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Julieta Aranda, Brian Kuan Wood, Anton Vidokle

Editorial

Could it be that contemporary art is neoliberalism in its most purified form? At the center of our December issue is a constellation of unusually frank essays mounting an indictment of contemporary art’s complicity with gentrification and capital accumulation, with processes of divestiture and exploitation.

We would like to see a way out of this, but questioning whether cultural work can actually have a real effect on power relations, or whether capital, public or private, should really be a measure of art’s civic or cultural value in the first place, only serves to accelerate the endless cycling—consuming life, finding work, making money, finding funding, spending it. And as you feel yourself somehow sitting next to your own working body, your last hopeful, analytical nerve pushes you to ask whether total withdrawal might be the key to reclaiming your life as you might have once known it. Or could it be the opposite: work harder, push the machine till it utterly collapses (or you do), and just see what happens? And the other question: What happened to art?

In the first of a three-part series on the creative class, Martha Rosler looks at the many ways artists have been deployed as agents of gentrification. When city municipalities found that the culture of bourgeois spectatorship could be a weapon for eradicating urban poverty precisely by driving the poor out of their homes, a painful chain of events was set in motion to reconfigure urban space to suit the needs of capital by way of the bohemian lifestyle. In this scheme, artists in search of cheap rent would function as the avant-garde, the first wave of attack, the pioneers.

Ekaterina Degot takes us on a fateful visit to Donetsk, recounting a visit to the Ukranian city for an event organized by a newly opened “platform for cultural initiatives” in a former factory. Amidst mystifying and cartoonish scenarios of infrastructural breakdown and privatization, Degot rides a roller coaster of contradictions around the desire to transform a crumbling Soviet relic into a dynamic center for contemporary art.

Hito Steyerl confronts contemporary art as a place of exploitation and postdemocratic pleasures, as a tool for extracting labor from the ambitious in exchange for visibility and for extracting visibility from labor in exchange for ambition. And while so many artists attempt to produce political work, “one could even say that the politics of art are the blind spot of much contemporary political art.”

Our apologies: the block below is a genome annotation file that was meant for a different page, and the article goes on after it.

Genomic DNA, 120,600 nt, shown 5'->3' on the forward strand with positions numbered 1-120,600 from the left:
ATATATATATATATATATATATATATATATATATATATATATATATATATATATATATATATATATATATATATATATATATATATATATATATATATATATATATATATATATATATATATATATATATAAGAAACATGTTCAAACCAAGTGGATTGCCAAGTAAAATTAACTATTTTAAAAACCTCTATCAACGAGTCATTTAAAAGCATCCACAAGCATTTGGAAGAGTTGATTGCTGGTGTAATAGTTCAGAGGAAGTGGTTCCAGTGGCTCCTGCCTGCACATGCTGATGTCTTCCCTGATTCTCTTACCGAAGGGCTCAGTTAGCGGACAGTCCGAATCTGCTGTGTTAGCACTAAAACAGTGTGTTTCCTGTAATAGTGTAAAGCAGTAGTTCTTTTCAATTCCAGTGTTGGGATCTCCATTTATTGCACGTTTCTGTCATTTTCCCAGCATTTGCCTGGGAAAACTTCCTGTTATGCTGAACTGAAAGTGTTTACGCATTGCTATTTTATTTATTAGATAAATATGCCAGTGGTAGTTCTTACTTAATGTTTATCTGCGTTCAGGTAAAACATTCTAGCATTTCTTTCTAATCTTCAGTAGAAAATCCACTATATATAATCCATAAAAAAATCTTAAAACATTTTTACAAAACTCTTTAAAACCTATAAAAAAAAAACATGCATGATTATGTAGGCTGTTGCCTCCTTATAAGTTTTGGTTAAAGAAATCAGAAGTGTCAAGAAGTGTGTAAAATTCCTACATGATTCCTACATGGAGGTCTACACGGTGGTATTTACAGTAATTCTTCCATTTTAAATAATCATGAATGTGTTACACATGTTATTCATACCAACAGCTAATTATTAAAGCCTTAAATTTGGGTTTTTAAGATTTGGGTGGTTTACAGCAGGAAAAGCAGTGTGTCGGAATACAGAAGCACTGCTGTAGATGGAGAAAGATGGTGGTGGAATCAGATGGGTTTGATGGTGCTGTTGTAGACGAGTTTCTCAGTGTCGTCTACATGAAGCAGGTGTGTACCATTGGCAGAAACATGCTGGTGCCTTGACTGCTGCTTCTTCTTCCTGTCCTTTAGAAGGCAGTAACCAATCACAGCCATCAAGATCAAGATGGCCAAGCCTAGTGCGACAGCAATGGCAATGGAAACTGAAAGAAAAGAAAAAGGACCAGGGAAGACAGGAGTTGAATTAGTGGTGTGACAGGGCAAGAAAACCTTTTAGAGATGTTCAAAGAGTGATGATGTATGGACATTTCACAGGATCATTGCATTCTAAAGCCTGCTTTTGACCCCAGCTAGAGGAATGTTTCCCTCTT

Liam Gillick interrogates “contemporary art” as a term that has outlived its application. Its very flexibility and all-encompassing character might give it a whiff of tolerance and even generosity, but its limited ability to accommodate much of the work now made under its gaze has begun to lend its original pluralism a hegemonic sense of inescapability in the midst of a mass of opportunities. But, as Gillick points out: “That is the genius of the regime. It is the perfect zone of deferral.”

In the second in a series of essays, Franco Berardi considers the radicality of exhaustion as a possible way out of the neoliberal cycle of monetarist competition and growth in Europe. At a time when contraction and deflation are the overwhelming trend both demographically and economically in Europe, we look to understand the figure of the elderly pensioner as embodying a potential alternative to the too-easily exploitable ethos of youthful drive and enthusiastic overproduction.

In Hans Ulrich Obrist’s expansive conversation with Hakim Bey, the anarchist writer best known for his book T.A.Z.: The Temporary Autonomous Zone, discusses his lifelong struggle to find ways of creating the autonomy to live as one pleases, with or without the prospect of revolution. Traversing the importance of traveling, the possibilities for anarchist institution building, the question of religion, the viability of pirate utopias and the communal movement, running a cultural center in Tehran under the Shah, and the vast and often bizarre local history of the Hudson Valley, we find that great projects are not necessarily compromised by limited durations, for not everything is meant to last forever. 

© 2010 e-flux and the author
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